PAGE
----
I was looking for a quiet place to die. Someone recommended
Brooklyn, and so the next morning I traveled down there from Westchester to
scope out the terrain. I hadn't been back in fifty-six years, and I remembered
nothing. My parents had moved out of the city when I was three, but I
instinctively found myself returning to the neighborhood where we had lived,
crawling home like some wounded dog to the place of my birth. A local real
estate agent ushered me around to six or seven brownstone flats, and by the end
of the afternoon I had rented a two-bedroom garden apartment on First Street,
just half a block away from Prospect Park. I had no idea who my neighbors were,
and I didn't care. They all worked at nine-to-five jobs, none of them had any
children, and therefore the building would be relatively silent. More than
anything else, that was what I craved. A silent end to my sad and ridiculous
The house in Bronxville was already under contract, and once the closing took place at the end of the month, money wasn't going to be a problem. My ex-wife and I were planning to split the proceeds from the sale, and with four hundred thousand dollars in the bank, there would be more than enough to sustain me until I stopped breathing.
At first, I didn't know what to do with myself. I had spent thirty-one years commuting back and forth between the suburbs and the Manhattan offices of Mid-Atlantic Accident and Life, but now that I didn't have a job anymore, there were too many hours in the day. About a week after I moved into the apartment, my married daughter, Rachel, drove in from New Jersey to pay me a visit. She said that I needed to get involved in something, to invent a project for myself. Rachel is not a stupid person. She has a doctorate in biochemistry from the University of Chicago and works as a researcher for a large drug company outside Princeton, but much like her mother before her, it's a rare day when she speaks in anything but platitudesall those exhausted phrases and hand-me-down ideas that cram the dump sites of contemporary wisdom.
I explained that I was probably going to be dead before the year was out, and I didn't give a flying fuck about projects. For a moment, it looked as if Rachel was about to cry, but she blinked back the tears and called me a cruel and selfish person instead. No wonder "Mom" had finally divorced me, she added, no wonder she hadn't been able to take it anymore. Being married to a man like me must have been an unending torture, a living hell. A living hell. Alas, poor Rachelshe simply can't help herself. My only child has inhabited this earth for twenty-nine years, and not once has she come up with an original remark, with something absolutely and irreducibly her own.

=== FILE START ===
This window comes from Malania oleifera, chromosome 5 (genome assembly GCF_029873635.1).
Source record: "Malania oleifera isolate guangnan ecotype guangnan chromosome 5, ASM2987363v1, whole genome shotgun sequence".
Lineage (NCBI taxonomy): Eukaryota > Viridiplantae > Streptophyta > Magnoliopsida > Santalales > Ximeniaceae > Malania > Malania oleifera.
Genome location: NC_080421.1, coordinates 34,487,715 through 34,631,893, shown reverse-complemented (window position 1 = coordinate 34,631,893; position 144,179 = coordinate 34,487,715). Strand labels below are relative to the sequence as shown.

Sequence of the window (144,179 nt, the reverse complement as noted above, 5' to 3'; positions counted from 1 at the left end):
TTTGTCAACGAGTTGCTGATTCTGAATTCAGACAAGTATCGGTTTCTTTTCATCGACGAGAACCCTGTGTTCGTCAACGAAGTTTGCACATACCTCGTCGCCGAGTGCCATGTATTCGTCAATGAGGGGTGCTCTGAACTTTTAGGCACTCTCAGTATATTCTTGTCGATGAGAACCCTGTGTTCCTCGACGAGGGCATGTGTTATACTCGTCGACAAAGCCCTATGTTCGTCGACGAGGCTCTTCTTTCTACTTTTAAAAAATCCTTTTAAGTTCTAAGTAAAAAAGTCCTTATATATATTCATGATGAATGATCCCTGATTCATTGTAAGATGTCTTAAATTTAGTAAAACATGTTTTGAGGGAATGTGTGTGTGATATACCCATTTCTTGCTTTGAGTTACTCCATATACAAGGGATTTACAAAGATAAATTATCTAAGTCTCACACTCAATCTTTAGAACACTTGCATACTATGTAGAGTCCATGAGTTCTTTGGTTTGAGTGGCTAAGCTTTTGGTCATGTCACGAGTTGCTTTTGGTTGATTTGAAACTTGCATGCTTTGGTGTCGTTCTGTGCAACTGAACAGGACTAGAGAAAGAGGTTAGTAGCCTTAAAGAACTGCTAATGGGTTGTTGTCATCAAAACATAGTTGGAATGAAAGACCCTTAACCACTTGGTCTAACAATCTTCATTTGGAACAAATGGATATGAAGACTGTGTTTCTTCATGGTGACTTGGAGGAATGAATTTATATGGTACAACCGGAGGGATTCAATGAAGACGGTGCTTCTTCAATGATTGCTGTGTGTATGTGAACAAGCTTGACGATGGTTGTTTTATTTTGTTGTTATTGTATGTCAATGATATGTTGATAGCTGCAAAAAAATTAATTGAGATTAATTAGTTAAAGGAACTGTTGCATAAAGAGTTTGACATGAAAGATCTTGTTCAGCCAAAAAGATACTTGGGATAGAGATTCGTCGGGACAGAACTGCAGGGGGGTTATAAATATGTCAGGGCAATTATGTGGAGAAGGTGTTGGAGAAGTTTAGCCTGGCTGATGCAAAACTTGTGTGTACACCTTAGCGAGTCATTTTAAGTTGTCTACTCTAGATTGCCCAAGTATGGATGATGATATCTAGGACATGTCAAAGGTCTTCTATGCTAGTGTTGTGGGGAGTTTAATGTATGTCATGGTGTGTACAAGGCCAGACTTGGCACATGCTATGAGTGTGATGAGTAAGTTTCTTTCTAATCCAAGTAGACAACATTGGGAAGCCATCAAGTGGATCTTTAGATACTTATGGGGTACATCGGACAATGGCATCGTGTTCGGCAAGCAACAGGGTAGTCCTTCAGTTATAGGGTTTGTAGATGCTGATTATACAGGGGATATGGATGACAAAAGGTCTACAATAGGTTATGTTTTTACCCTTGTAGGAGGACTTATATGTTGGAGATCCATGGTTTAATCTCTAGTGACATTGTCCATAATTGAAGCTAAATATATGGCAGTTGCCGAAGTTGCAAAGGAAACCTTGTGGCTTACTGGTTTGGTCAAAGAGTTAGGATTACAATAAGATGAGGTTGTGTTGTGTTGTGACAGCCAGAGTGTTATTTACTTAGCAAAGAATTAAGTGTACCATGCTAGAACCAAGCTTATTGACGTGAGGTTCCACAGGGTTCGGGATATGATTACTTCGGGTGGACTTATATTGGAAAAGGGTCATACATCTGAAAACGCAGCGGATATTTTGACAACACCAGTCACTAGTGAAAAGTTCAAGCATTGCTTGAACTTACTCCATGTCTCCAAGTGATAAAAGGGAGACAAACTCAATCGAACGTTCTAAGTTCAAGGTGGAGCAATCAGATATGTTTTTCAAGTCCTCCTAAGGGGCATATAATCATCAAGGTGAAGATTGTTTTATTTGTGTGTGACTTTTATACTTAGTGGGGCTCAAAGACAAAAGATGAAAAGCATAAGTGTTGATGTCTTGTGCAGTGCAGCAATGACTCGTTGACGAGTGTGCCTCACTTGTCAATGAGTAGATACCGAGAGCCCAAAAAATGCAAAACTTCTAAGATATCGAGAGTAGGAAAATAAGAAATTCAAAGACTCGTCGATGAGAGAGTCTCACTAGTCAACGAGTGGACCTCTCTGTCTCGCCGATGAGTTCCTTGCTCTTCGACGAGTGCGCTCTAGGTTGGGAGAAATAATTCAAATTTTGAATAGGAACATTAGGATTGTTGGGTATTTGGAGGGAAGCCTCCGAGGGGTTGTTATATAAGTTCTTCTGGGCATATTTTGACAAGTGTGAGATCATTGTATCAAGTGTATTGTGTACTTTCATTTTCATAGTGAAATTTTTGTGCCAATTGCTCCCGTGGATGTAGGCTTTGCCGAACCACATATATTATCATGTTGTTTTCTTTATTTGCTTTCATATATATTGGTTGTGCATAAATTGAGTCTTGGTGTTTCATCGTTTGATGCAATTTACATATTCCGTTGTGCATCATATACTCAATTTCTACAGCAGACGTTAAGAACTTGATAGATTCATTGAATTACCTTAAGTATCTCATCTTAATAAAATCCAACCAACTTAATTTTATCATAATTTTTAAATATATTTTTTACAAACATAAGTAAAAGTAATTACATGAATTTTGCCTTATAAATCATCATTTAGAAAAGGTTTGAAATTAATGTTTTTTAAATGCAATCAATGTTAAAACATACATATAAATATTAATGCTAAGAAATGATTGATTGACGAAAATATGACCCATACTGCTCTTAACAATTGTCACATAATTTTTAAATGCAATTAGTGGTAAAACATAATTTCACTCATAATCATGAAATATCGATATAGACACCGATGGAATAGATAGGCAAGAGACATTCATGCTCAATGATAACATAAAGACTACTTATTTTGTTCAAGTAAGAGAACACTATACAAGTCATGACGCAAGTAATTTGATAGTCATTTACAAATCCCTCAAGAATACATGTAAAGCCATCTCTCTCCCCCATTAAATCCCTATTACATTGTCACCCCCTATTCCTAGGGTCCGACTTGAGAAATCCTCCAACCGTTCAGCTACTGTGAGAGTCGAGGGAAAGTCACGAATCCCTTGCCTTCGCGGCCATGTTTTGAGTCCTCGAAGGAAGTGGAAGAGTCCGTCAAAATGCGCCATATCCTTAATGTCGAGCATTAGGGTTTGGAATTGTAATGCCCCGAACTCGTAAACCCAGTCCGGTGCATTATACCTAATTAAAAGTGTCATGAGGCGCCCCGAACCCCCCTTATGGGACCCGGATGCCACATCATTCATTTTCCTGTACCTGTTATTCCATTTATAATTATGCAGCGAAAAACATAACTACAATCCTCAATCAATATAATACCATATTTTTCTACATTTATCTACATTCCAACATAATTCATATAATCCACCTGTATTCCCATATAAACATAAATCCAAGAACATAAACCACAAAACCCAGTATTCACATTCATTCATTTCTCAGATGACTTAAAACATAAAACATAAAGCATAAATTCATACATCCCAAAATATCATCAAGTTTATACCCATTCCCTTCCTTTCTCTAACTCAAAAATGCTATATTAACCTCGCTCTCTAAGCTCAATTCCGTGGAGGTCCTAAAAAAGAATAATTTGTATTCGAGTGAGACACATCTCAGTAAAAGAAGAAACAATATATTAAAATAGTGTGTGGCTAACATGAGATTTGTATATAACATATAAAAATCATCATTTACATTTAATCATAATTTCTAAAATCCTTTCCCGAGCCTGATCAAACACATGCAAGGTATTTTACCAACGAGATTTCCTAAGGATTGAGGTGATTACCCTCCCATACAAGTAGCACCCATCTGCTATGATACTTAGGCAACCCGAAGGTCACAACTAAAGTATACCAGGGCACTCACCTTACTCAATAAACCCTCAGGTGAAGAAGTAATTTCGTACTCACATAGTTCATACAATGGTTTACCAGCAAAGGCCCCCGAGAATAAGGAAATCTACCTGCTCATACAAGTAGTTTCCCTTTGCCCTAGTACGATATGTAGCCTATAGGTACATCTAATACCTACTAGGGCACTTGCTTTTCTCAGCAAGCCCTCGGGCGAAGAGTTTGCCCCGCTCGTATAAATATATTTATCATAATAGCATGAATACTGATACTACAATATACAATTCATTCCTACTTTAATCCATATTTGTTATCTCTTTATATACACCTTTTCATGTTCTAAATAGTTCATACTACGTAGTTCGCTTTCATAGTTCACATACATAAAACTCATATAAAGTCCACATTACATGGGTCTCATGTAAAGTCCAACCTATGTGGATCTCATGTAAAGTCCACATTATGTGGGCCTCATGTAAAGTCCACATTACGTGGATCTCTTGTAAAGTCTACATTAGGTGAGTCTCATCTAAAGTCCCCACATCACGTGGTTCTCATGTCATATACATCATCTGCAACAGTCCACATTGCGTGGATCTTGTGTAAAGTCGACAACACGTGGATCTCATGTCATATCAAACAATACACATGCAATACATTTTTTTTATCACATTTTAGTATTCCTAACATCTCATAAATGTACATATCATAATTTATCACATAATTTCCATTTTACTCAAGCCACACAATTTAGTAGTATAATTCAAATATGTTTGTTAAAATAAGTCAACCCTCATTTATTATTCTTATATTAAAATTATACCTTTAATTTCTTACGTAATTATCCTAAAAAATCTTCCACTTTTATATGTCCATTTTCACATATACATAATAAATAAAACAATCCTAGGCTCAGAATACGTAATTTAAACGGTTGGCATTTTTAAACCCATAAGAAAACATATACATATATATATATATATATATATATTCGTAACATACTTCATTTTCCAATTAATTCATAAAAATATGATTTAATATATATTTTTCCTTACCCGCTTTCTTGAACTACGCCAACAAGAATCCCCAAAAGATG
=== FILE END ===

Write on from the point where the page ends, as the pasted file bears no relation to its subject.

Yes, I suppose there is something nasty about me at times. But not all the timeand not as a matter of principle. On my good days, I'm as sweet and friendly as any person I know. You can't sell life insurance as successfully as I did by alienating your customers, at least not for three long decades you can't. You have to be sympathetic. You have to be able to listen. You have to know how to charm people. I possess all those qualities and more. I won't deny that I've had my bad moments as well, but everyone knows what dangers lurk behind the closed doors of family life. It can be poison for all concerned, especially if you discover that you probably weren't cut out for marriage in the first place. I loved having sex with Edith, but after four or five years the passion seemed to run its course, and from then on I became less than a perfect husband. To hear Rachel tell it, I wasn't much in the parent department either. I wouldn't want to contradict her memories, but the truth is that I cared for them both in my own way, and if I sometimes found myself in the arms of other women, I never took any of those affairs seriously. The divorce wasn't my idea. In spite of everything, I was planning to stay with Edith until the end. She was the one who wanted out, and given the extent of my sins and transgressions over the years, I couldn't really blame her. Thirty-three years of living under the same roof, and by the time we walked off in opposite directions, what we added up to was approximately nothing.
From The Brooklyn Follies by Paul Auster. Copyright Paul Auster 2005. All rights reserved. Reproduced by permission of the publisher, Henry Holt.
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